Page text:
Archive - News Article
February 23rd, 2011
First the woman accused of murdering 10-year-old Zahra Baker was arraigned, and then she wasn't.
At 1:47 p.m. on Wednesday, District Attorney Jay Gaither's office widely distributed a press release reporting that Elisa Baker appeared before Superior Court Judge Robert C. Ervin during a court proceeding on Tuesday. According to that release she was "arraigned" and received Scott Reilly as court-appointed counsel.
In an arraignment hearing, a defendant typically enters a plea to the charges they are facing.
United States postal workers take an oath to provide mail service to the country's citizens. But area members of the American Postal Workers Union feel that oath to provide superior customer service could be comprised if the U.S. Postal Service Hickory distribution facility in Conover is closed.
A quick-thinking dirt bike owner didn't let himself become a victim of a crime Monday when he found his stolen motor bike, chained it to a tree and waited for the thieves to return.
Lincoln County sheriff's deputies responded to the 4700 block of Burton Lane in Denver after the dirt bike owner, Lance Markevitch, called 9-1-1 to report that he and his neighbors apprehended two suspects who allegedly stole the man's dirt bike Sunday and hid it near the man's home.
An increasing cost of doing business coupled with decreasing town revenues caused Catawba leaders to rethink the way the town operates for the upcoming fiscal year.
Catawba hasn't seen revenues exceed expenditures since 2007, leaving the town with a budget trending toward a $200,000 gap between revenues and expenses.
That gap won't be closed in one year, town manager Brian Barnett told Catawba Town Council during a budget workshop Feb. 15. The town, however, can start closing the gap year by year with reduced operating and capital costs.
For years, a Claremont businessman owned A. Klein & Co. and manufactured iconic heart-shaped boxes for candy and other gifts.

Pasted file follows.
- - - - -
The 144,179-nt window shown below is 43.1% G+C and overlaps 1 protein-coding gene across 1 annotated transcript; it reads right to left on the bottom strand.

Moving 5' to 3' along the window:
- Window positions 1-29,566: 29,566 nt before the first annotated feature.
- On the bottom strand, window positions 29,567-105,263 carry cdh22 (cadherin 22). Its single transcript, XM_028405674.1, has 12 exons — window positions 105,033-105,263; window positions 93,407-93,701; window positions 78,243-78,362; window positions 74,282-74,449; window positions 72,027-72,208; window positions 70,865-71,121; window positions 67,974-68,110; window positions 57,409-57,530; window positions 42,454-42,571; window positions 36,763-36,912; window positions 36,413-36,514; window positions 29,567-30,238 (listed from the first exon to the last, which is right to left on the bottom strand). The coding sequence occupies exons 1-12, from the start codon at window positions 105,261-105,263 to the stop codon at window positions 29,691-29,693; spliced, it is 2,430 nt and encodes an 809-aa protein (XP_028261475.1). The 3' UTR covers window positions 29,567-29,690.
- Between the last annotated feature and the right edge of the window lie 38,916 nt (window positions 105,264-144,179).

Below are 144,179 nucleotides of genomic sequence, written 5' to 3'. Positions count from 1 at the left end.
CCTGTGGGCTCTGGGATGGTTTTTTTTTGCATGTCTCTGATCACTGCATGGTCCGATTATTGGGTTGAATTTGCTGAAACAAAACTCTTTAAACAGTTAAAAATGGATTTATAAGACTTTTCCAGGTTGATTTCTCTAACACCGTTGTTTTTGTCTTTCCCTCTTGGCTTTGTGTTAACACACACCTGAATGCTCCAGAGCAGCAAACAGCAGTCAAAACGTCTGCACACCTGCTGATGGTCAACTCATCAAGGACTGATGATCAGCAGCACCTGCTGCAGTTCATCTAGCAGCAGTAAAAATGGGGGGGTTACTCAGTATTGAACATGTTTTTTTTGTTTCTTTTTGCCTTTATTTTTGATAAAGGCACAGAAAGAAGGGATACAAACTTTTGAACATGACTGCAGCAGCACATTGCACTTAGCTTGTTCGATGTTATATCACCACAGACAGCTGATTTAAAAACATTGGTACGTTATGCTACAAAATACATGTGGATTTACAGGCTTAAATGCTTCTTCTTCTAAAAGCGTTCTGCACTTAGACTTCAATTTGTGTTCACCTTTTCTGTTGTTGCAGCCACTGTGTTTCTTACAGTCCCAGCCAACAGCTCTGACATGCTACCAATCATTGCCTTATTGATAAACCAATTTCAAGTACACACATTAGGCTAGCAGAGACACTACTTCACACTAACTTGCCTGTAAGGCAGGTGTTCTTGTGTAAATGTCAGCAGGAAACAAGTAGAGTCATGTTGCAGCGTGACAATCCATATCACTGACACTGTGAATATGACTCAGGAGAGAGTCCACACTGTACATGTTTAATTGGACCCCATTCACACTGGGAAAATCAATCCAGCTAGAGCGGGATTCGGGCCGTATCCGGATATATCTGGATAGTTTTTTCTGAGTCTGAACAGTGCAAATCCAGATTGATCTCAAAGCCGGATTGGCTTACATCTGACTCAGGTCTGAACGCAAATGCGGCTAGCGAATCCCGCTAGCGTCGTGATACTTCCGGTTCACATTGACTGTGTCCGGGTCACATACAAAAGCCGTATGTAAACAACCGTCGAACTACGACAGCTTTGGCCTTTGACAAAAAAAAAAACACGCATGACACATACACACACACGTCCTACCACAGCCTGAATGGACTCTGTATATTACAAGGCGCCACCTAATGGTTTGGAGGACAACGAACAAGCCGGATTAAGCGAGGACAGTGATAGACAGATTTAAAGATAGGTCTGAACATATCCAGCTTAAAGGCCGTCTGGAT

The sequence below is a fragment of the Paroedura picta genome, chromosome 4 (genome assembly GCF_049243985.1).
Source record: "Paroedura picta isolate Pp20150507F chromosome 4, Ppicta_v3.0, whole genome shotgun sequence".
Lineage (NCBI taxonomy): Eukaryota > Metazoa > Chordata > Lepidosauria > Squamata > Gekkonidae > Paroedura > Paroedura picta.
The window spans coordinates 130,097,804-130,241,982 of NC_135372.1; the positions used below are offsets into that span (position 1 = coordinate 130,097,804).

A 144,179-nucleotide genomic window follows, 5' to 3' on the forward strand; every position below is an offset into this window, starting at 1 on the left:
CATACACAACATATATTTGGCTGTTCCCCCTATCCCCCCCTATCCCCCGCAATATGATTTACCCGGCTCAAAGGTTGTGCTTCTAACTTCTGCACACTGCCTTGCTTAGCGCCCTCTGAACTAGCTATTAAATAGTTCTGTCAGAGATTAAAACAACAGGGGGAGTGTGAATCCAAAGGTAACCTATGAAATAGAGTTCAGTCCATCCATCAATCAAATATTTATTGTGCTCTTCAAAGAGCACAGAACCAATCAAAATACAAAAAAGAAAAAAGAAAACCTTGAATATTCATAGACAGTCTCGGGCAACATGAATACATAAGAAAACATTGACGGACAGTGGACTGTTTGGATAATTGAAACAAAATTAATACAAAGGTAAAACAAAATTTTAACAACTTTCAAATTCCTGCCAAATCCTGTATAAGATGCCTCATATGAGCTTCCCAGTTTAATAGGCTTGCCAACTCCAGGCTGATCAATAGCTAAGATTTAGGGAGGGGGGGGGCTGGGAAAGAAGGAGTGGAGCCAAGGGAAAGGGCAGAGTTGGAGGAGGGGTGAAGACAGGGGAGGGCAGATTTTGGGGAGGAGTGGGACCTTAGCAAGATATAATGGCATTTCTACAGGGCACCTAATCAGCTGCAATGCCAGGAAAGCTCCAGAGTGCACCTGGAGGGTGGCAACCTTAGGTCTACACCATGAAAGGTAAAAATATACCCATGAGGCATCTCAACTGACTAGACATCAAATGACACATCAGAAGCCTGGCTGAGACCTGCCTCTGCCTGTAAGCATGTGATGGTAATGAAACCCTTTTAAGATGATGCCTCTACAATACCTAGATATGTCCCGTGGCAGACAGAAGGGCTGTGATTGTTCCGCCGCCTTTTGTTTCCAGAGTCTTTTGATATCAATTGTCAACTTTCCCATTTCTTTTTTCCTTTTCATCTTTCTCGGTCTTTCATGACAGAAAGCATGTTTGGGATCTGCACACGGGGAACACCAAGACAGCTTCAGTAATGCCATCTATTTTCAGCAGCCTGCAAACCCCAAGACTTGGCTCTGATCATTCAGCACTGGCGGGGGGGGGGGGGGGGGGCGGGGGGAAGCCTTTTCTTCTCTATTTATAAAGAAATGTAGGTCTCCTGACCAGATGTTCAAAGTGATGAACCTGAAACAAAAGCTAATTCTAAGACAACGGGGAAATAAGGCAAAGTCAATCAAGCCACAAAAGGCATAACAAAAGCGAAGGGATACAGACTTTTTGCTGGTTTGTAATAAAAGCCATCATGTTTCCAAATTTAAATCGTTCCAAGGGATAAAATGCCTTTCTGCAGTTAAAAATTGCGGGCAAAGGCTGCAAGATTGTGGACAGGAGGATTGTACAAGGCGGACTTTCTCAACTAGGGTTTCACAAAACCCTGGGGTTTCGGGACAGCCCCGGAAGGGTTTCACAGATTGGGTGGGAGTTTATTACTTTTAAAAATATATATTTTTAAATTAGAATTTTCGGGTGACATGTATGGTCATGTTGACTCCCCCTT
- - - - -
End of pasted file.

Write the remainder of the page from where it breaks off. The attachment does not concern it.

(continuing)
The company has since ceased production, but that hasn't stopped Jesse Salwen from creating other things that make people smile.
Salwen, of Claremont, started taking photographs in the 1940s with a Brownie Box camera. Photography has changed a lot since then, but 73-year-old Salwen's love for capturing images on film hasn't.
Undetermined homicidal violence killed the 10-year-old disabled girl from Hickory who used hearing aids and wore a prosthetic leg to walk.
A recently released autopsy performed Nov. 12 at Office of the Chief Medical Examiner's Office in Chapel Hill revealed Zahra Baker died from unknown violent injuries before her body was dismembered by at least two different cutting instruments.
Editor's note: For complete details from this story, including reporting on autopsy reports and a timeline of events for investigations conducted by departments of social services in Caldwell and Catawba counties, be sure to see the Tuesday print edition of The Observer News Enterprise.
HICKORY, N.C. (AP) â€” More than four months after a 10-year-old disabled girl disappeared, her jailed stepmother was charged with murdering her with the indictment coming the same day authorities revealed that they haven't been able to find the dismembered girl's head.
Walter Ellis knows a lot about black history.
That's not because he studied it in school or perused endless history textbooks.
It's because he lived black history.
Ellis, 88, is a lifelong resident of Catawba County. He's seen the area go through many changes during his lifetime, and he celebrates Black History Month as a way to commemorate those changes and look forward to a future where people have the same opportunities â€” regardless of the color of their skin.
Catawba County wants the world to know it can "start something here."
During Catawba County Chamber of Commerce's annual membership meeting Thursday, business leaders, government officials and educational representatives were introduced to Catawba County's web portal â€” a website linked to all chamber members.
Startsomethinghere.com was unveiled Thursday at the Gateway Hotel and Conference Center event after two years of brainstorming and planning.
What kind of impression does Newton leave on residents and visitors as they enter the city?
According to one city council member, nothing too positive.
"Coming down N.C. 16 from Conover, the first thing you see is a house on that corner that looks terrible," Council Mary Bess Lawing said of a residence where used and abandoned child toys and refuse fill the property. "People coming through town, wherever they are coming from, they come in and see dilapidated property or property that needs tender, loving care, and they think, 'What kind of city is this?'"